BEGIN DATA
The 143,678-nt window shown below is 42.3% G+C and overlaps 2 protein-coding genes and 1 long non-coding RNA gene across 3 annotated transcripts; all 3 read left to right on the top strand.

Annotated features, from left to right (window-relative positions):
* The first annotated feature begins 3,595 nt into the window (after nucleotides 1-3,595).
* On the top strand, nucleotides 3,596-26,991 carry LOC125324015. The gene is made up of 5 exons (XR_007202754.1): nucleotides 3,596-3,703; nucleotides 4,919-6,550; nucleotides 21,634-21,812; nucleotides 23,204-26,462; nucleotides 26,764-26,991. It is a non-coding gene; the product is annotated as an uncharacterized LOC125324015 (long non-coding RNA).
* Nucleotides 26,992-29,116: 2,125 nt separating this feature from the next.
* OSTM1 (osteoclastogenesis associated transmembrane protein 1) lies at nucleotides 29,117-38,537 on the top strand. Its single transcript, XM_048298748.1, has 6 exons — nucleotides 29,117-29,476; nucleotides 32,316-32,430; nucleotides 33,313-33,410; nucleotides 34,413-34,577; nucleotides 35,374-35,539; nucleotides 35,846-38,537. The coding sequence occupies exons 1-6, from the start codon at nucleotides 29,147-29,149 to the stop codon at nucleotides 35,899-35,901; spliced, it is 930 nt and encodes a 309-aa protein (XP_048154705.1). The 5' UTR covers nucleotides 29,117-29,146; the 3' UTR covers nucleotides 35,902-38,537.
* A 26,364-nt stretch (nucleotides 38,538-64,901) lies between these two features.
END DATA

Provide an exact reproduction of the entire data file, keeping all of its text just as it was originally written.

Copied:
The 143,678-nt window shown below is 42.3% G+C and overlaps 2 protein-coding genes and 1 long non-coding RNA gene across 3 annotated transcripts; all 3 read left to right on the top strand.

Annotated features, from left to right (window-relative positions):
* The first annotated feature begins 3,595 nt into the window (after nucleotides 1-3,595).
* On the top strand, nucleotides 3,596-26,991 carry LOC125324015. The gene is made up of 5 exons (XR_007202754.1): nucleotides 3,596-3,703; nucleotides 4,919-6,550; nucleotides 21,634-21,812; nucleotides 23,204-26,462; nucleotides 26,764-26,991. It is a non-coding gene; the product is annotated as an uncharacterized LOC125324015 (long non-coding RNA).
* Nucleotides 26,992-29,116: 2,125 nt separating this feature from the next.
* OSTM1 (osteoclastogenesis associated transmembrane protein 1) lies at nucleotides 29,117-38,537 on the top strand. Its single transcript, XM_048298748.1, has 6 exons — nucleotides 29,117-29,476; nucleotides 32,316-32,430; nucleotides 33,313-33,410; nucleotides 34,413-34,577; nucleotides 35,374-35,539; nucleotides 35,846-38,537. The coding sequence occupies exons 1-6, from the start codon at nucleotides 29,147-29,149 to the stop codon at nucleotides 35,899-35,901; spliced, it is 930 nt and encodes a 309-aa protein (XP_048154705.1). The 5' UTR covers nucleotides 29,117-29,146; the 3' UTR covers nucleotides 35,902-38,537.
* A 26,364-nt stretch (nucleotides 38,538-64,901) lies between these two features.